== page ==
The trial court, in the memorandum at the time of such denial, detailed the four incidents testified to by petitioner and stated that in each incident there was evidence of pain either by direct testimony or by reasonable inference from the testimony. Under the Divorce Act in force prior to the recent 1977 Illinois Marriage and Dissolution of Marriage Act, physical cruelty was required to be established by a preponderance of the evidence that the guilty party had, on at least two separate occasions, committed acts of physical violence against his spouse, resulting in pain and bodily harm. (Tuyls v. Tuyls (1961), 21 Ill.2d 192, 195, 171 N.E.2d 779.) The acts in the Tuyls case, which the court found sufficient to establish physical cruelty, were that defendant had struck the plaintiff on three or four occasions, resulting on one occasion, in bruises to the plaintiff and on another occasion, in bleeding about the mouth. (Tuyls, 21 Ill.2d 192, 194.) While the old Divorce Act was repealed, the new Marriage and Dissolution of Marriage Act continues the grounds for divorce which were contained in the preceding act. For such reason, the decisions of the courts> of this State, construing the grounds specified, such as "extreme and repeated" cruelty, under the old act, are an aid in determining whether or not any such issues have been proven under the new act (since the language as to the grounds for divorce has been retained in the new act).
1 The evidence in the instant case indicated that respondent, on four separate occasions, committed acts of physical violence against his spouse which resulted in pain and, on at least two of those occasions, there was bodily harm. We refer to the situation when the garage door was lowered on the foot of the petitioner and to the occasion when petitioner was struck by respondent causing a broken eardrum. We can determine, from the evidence that petitioner incurred pain and bodily harm from those incidents, and possibly from the other incidents referred to. As a matter of fact, in Illinois cases, specific bodily harm is not required to be proven in detail if there was evidence of striking of the individual complaining of an act of cruelty which obviously caused physical pain. Surratt v. Surratt (1957); 12 Ill.2d 21, 22-23, 145 N.E.2d 594.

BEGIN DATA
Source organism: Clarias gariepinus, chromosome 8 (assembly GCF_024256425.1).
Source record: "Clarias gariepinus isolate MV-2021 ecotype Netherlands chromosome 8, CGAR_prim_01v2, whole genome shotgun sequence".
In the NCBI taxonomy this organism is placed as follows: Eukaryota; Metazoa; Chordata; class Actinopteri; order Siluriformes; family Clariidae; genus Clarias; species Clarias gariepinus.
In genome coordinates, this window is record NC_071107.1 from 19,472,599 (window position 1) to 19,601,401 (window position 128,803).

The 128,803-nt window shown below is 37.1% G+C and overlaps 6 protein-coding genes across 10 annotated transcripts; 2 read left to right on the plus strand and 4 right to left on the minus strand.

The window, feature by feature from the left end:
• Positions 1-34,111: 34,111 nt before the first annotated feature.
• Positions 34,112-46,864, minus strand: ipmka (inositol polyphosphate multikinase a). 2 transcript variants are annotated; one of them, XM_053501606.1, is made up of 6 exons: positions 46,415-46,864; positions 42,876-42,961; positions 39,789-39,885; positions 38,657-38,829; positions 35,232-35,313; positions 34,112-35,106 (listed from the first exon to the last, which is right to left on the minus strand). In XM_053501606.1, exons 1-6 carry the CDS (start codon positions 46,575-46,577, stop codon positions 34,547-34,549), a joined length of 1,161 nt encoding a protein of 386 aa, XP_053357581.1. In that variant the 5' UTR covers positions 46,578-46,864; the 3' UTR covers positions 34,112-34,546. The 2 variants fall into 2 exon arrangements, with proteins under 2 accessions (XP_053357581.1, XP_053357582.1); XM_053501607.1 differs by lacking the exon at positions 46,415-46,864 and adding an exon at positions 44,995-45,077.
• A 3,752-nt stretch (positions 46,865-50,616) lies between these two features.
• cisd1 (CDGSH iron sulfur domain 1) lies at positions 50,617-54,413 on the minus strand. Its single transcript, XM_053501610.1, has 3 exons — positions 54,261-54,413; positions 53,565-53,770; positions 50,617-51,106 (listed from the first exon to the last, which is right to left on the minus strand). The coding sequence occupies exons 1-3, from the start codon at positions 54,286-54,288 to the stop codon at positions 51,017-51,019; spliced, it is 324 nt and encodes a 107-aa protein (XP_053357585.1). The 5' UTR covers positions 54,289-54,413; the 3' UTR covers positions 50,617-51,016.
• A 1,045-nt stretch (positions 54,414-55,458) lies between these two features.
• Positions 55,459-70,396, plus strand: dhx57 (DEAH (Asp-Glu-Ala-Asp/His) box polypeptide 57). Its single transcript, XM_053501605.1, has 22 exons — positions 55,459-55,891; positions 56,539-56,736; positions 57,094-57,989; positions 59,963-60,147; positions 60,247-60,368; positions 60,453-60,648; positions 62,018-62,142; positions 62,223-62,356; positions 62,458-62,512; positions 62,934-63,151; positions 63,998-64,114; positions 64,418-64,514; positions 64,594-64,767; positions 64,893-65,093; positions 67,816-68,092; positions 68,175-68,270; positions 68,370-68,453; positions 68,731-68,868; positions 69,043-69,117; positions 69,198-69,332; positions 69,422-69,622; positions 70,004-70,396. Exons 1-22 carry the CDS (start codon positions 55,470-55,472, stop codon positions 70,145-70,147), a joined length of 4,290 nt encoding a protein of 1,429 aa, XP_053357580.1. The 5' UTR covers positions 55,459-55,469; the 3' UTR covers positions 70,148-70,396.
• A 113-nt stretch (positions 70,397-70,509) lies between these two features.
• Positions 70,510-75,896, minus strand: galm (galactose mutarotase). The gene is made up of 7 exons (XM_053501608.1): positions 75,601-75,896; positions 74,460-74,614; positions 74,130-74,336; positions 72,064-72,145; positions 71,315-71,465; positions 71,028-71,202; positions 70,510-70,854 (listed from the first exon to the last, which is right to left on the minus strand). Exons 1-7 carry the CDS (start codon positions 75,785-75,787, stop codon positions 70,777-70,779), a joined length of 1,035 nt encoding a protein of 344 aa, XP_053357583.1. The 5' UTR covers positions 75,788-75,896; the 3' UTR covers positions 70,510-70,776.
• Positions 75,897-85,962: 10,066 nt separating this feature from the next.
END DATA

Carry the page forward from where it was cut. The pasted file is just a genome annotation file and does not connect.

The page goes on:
2, 3 The trial court observed and heard the witnesses testify and is in a much better position to determine the credibility of the witnesses than a court of review. The trial court's findings, therefore, on credibility, should be upheld unless manifestly contrary to the weight of the evidence. We conclude that petitioner proved, by a preponderance of the evidence, that respondent was guilty of committing acts of physical violence on at least two separate occasions which resulted in pain and bodily harm. There was also clear evidence that there was no provocation for the acts which occurred.
4 Respondent contends that the trial court abused its discretion in allowing the attorney for the petitioner to cross-examine his own witness and to recall petitioner on two separate occasions. We find no error in the procedures in the examination of petitioner and respondent. This is an area which is discretionary with the trial court and a case may be opened up for further evidence in the discretion of the trial court. A court of review will not interfere with such discretion, unless there is clearly an abuse of such discretion, which is not present in the instant case. Continental Illinois National Bank & Trust Co. v. Village of Park Forest (3d Dist. 1972), 4 Ill. App.3d 811, 282 N.E.2d 167.
A final contention is made that the trial court abused its discretion in ordering respondent to pay $70 a week maintenance and $22.50 a week child support for each of the three minor children. This makes a total of $137.50 per week. Respondent contends that his gross salary was $218 a week and that after taxes it was $193 per week. He also testified that he earned $7.09 per hour. If he worked 40 hours he would earn $283.60. An amount of $193.50 was shown in the IBM record of respondent's pay for one period, as we have noted, but it also showed that he earned $18,041.16 in the previous year (through December 4, 1977). Petitioner proved monthly expenses for her and the three minor children of $767 per month (approximately $192 per week). On the basis of the record, the court was well advised as to the financial situation of the parties, and the order for ...